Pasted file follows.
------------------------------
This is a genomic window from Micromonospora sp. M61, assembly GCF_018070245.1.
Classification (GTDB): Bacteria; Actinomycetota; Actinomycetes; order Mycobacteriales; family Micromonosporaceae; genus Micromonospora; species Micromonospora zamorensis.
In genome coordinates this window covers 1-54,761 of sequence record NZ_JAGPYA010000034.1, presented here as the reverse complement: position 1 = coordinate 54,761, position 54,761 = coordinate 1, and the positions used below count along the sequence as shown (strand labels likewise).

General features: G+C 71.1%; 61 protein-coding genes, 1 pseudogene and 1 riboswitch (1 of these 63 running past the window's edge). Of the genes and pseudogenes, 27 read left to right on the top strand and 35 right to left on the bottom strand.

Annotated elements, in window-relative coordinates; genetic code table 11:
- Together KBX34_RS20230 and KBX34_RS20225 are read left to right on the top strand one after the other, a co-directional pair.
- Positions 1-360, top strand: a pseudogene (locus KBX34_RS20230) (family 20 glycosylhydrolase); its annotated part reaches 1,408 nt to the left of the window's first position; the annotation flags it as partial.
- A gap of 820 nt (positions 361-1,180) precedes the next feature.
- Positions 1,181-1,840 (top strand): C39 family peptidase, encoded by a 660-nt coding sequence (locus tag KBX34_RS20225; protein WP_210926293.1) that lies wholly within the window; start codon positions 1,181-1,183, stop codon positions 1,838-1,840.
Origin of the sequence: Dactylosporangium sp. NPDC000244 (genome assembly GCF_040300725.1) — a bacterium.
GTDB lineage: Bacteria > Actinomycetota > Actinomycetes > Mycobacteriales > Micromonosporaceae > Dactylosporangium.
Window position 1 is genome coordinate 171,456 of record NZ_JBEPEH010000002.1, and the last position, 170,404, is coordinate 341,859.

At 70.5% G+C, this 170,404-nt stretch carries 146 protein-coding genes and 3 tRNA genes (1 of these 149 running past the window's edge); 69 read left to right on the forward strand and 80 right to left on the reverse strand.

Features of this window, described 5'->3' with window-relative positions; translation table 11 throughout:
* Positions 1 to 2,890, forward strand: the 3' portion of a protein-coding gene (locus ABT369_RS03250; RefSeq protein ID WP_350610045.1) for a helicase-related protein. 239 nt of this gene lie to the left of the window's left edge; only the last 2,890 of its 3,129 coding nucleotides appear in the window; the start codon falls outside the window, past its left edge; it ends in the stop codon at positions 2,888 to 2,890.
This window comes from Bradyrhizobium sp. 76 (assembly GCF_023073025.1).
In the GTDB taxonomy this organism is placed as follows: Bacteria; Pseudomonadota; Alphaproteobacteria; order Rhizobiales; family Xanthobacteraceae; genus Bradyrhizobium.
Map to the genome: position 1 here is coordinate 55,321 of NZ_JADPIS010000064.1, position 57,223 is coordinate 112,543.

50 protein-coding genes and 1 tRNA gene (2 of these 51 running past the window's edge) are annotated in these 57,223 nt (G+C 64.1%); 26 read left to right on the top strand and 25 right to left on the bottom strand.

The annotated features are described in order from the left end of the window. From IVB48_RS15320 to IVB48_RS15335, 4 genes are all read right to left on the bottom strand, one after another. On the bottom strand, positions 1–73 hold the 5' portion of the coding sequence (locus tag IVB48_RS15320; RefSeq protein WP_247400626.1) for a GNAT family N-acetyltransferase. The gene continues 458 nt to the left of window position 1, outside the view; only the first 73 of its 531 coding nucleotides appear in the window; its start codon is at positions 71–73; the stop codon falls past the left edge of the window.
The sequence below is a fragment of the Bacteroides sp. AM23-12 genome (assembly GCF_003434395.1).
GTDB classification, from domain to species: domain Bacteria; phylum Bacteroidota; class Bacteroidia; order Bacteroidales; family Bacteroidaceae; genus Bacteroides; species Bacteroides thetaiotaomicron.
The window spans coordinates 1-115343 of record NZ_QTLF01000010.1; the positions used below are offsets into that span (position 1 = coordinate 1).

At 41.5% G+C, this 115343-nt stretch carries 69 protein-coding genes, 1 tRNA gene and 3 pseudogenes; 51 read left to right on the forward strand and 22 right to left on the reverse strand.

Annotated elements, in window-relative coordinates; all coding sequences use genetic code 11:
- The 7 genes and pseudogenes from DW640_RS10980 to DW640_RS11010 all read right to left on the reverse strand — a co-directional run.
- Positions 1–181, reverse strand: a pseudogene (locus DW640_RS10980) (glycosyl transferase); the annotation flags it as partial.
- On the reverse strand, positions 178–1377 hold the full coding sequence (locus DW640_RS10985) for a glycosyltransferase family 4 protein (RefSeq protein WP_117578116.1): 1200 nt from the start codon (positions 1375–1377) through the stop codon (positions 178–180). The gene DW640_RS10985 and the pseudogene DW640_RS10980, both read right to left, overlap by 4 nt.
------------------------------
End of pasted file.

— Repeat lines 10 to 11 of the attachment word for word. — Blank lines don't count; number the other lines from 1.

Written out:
Origin of the sequence: Dactylosporangium sp. NPDC000244 (genome assembly GCF_040300725.1) — a bacterium.
GTDB lineage: Bacteria > Actinomycetota > Actinomycetes > Mycobacteriales > Micromonosporaceae > Dactylosporangium.